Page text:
Ross: A creative solution for the world’s overtourism crisis
It’s called “overtourism” – crowds packing the Louvre to see the Mona Lisa; 20 million visitors a year flocking to Venice. As I understand it, overtourism is when no one wants to visit a tourist attraction, because it’s too crowded.
Just like nobody wants to eat at a crowded restaurant.
Or like saying your transit system is a failure, because the trains and buses are always packed.
Everybody is upset with the people who got there first.
And so, places like Venice are scrambling for solutions, like charging a tourist tax, or even requiring entry permits. But what amazes me is that no one is talking about the obvious solution, which of course is to build another one.
If Venice is over-crowded, don’t punish the tourists — build another Venice to accommodate them!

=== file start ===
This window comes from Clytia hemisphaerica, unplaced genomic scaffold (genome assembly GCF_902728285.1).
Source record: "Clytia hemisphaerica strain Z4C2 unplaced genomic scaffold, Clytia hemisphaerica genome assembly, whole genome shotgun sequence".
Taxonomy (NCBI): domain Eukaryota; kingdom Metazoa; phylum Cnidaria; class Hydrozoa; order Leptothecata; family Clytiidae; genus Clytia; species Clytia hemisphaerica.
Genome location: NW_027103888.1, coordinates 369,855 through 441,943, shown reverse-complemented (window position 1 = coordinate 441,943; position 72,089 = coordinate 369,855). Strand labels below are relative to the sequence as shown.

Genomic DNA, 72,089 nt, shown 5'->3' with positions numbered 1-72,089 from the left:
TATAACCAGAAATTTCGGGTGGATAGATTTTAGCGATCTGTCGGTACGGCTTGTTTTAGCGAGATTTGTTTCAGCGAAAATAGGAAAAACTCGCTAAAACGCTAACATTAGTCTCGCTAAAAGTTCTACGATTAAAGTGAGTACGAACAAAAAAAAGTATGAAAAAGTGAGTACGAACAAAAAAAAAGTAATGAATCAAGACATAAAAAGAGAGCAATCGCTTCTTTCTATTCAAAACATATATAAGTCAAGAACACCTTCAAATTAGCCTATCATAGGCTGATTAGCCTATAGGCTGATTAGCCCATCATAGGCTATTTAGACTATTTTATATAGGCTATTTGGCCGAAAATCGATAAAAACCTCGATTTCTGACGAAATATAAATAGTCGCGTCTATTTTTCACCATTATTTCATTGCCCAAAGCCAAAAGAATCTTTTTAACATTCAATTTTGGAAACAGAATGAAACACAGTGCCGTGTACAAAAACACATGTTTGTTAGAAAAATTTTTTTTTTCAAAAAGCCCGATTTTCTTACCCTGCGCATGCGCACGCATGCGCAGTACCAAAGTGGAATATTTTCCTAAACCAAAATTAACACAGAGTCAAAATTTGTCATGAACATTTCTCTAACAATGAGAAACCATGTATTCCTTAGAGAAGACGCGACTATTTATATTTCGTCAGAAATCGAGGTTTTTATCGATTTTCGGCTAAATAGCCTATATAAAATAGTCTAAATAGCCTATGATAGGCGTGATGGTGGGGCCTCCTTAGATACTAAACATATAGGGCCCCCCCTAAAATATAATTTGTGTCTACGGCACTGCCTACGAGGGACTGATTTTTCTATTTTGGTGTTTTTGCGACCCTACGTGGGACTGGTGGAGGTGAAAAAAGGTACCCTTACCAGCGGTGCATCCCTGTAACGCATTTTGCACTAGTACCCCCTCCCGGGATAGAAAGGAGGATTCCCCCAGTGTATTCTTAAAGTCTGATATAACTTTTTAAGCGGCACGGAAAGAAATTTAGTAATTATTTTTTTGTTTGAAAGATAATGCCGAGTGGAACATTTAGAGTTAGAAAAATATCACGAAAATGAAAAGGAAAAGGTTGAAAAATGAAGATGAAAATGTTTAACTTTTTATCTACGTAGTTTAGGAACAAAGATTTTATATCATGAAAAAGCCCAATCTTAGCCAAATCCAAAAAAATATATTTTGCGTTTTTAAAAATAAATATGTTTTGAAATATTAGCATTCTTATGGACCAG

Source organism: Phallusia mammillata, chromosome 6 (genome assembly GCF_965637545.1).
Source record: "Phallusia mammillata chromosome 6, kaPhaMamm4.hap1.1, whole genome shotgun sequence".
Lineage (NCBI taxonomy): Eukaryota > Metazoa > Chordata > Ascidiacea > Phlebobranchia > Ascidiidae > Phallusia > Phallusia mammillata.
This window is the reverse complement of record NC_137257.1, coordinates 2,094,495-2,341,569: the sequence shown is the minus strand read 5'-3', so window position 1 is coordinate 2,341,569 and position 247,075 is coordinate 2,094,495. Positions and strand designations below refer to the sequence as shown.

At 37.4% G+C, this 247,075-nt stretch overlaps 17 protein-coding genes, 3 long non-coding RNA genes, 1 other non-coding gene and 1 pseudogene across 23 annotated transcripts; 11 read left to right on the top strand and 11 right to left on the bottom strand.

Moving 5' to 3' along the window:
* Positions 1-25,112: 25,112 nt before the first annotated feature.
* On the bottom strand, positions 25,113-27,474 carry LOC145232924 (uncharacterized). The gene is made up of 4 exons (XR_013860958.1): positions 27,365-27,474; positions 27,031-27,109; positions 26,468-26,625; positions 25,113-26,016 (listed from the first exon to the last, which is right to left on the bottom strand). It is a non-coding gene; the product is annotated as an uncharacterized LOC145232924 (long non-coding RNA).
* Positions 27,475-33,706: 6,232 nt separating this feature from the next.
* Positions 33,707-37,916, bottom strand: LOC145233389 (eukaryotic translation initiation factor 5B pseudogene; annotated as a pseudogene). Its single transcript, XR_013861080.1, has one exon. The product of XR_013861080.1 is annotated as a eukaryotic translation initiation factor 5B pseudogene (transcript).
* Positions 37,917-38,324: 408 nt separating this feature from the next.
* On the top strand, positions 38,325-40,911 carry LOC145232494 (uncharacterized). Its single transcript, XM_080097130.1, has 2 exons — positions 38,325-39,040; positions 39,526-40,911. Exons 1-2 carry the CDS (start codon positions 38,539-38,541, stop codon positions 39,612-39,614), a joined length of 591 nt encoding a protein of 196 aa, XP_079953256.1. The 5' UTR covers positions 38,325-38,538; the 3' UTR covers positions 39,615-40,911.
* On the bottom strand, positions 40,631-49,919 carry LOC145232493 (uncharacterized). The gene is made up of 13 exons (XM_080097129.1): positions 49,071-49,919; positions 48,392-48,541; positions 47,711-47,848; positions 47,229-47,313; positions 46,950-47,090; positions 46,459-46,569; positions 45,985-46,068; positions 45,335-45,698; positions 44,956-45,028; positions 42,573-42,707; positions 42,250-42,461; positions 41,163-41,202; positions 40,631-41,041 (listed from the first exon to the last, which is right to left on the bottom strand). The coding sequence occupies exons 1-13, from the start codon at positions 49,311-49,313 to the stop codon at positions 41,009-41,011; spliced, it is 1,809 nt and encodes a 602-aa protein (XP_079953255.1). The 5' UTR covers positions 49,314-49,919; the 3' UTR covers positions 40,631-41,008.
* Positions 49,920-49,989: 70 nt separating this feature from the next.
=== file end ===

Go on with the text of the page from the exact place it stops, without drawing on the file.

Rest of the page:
With today’s technology, you could build an exact replica of Venice that’s better than the original, with-state-of-the art bathrooms, and maybe even with proper streets so you can get around without those boats.
Best of all, you could staff it with specially-trained professional natives who are happy to see the tourists and willing to speak whatever language they do.
I bet that more people will pack the fake Venice than that the real one, thereby leaving plenty of room in the real one so tourists can enjoy it again.